The Splendid Book Design of the 1946 Edition of Gibbon’s Decline and Fall of the Roman Empire

decline of roman empire

In 1929, the book pub­lish­er George Macy found­ed The Lim­it­ed Edi­tions Club (LEC), an imprint tasked with pub­lish­ing fine­ly illus­trat­ed lim­it­ed edi­tions of clas­sic books. In the years to come, Macy worked with artists like Matisse and Picas­so, and pho­tog­ra­phers like Edward West­on, to pro­duce books with artis­tic illus­tra­tions on their inner pages. And some­times The Lim­it­ed Edi­tions Club even turned its design focus to oth­er parts of the book. Take for exam­ple this 1946 edi­tion of Edward Gib­bon’s The Decline and Fall of the Roman Empire and its pret­ty amaz­ing spine design.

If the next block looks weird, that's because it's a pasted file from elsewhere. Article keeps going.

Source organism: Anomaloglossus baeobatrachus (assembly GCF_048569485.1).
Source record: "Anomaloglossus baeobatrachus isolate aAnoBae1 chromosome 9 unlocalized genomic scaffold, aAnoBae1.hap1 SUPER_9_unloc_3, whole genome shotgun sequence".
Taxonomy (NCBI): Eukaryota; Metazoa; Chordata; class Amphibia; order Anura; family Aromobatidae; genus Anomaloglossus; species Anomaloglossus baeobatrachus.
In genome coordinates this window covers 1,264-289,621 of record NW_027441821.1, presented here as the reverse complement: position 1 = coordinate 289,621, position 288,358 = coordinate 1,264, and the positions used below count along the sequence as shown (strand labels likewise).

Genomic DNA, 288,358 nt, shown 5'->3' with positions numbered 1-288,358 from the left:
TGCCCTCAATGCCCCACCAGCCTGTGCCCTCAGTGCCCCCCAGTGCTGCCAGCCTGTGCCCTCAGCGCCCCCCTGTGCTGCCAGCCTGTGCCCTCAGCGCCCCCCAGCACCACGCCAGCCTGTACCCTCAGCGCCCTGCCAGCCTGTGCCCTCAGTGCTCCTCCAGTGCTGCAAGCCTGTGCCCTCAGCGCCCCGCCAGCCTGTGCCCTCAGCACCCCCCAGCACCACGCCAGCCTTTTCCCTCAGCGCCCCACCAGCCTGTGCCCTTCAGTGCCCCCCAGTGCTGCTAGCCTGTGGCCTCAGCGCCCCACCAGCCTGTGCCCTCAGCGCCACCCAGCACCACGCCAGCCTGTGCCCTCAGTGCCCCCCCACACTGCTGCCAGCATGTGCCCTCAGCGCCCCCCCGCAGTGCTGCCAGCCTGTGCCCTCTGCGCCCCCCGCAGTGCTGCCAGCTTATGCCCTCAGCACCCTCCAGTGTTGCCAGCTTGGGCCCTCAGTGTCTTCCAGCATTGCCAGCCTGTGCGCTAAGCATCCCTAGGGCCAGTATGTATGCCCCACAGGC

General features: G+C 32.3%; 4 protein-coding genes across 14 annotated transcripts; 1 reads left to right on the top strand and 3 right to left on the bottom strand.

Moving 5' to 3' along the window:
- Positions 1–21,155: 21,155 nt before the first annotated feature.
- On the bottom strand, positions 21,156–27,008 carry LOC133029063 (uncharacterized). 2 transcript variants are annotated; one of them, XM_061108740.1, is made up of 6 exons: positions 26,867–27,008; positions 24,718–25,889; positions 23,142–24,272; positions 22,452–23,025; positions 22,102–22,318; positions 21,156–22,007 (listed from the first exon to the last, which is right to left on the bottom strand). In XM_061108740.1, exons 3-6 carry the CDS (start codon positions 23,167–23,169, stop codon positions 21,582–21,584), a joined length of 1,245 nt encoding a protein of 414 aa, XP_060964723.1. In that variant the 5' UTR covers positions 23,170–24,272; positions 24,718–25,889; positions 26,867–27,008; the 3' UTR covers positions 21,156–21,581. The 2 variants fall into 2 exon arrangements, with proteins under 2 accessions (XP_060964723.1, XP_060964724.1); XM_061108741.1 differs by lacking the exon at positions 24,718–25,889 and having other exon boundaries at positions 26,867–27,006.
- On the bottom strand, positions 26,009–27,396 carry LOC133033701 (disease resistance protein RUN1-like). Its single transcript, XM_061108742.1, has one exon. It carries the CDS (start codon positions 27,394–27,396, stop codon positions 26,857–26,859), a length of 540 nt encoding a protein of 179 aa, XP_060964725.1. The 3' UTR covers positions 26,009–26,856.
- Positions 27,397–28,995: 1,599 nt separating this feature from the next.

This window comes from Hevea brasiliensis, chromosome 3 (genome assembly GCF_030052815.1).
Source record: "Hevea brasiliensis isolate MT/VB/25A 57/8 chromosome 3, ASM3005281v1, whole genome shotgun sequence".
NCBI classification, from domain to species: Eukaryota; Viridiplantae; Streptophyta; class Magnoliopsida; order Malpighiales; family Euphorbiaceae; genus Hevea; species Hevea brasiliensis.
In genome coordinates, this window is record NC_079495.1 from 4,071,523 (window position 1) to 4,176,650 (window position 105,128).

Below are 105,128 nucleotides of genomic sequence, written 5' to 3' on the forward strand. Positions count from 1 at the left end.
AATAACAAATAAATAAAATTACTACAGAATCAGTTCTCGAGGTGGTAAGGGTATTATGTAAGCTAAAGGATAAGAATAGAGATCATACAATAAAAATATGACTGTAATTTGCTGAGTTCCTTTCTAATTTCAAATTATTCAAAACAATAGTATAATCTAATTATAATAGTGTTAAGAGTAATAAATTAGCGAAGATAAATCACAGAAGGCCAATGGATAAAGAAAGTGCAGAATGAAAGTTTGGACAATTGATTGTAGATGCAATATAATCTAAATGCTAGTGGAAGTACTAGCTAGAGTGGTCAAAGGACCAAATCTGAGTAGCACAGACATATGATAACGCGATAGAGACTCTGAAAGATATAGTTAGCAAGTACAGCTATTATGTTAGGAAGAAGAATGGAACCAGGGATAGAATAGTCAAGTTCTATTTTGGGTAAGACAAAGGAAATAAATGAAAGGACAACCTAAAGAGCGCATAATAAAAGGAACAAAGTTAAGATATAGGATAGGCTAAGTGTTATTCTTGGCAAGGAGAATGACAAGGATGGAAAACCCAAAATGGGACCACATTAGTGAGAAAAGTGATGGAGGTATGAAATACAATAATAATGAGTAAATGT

Cre­at­ed by Clarence P. Hor­nung, the design cap­tures the essence of Gib­bon’s clas­sic, show­ing Roman pil­lars pro­gres­sive­ly crum­bling as your eyes move from Vol­ume 1 to Vol­ume 7. George Macy lat­er called the col­lec­tion, which also fea­tures illus­tra­tions by the great 18th-cen­tu­ry print­mak­er Gio­van­ni Bat­tista Pirane­si, “the most her­culean labor of our career.”

Find more infor­ma­tion about this 1946 edi­tion here. Or, if you have deep pock­ets, pur­chase a copy here.

Note: an ear­li­er ver­sion of this post appeared on our site in June 2015.

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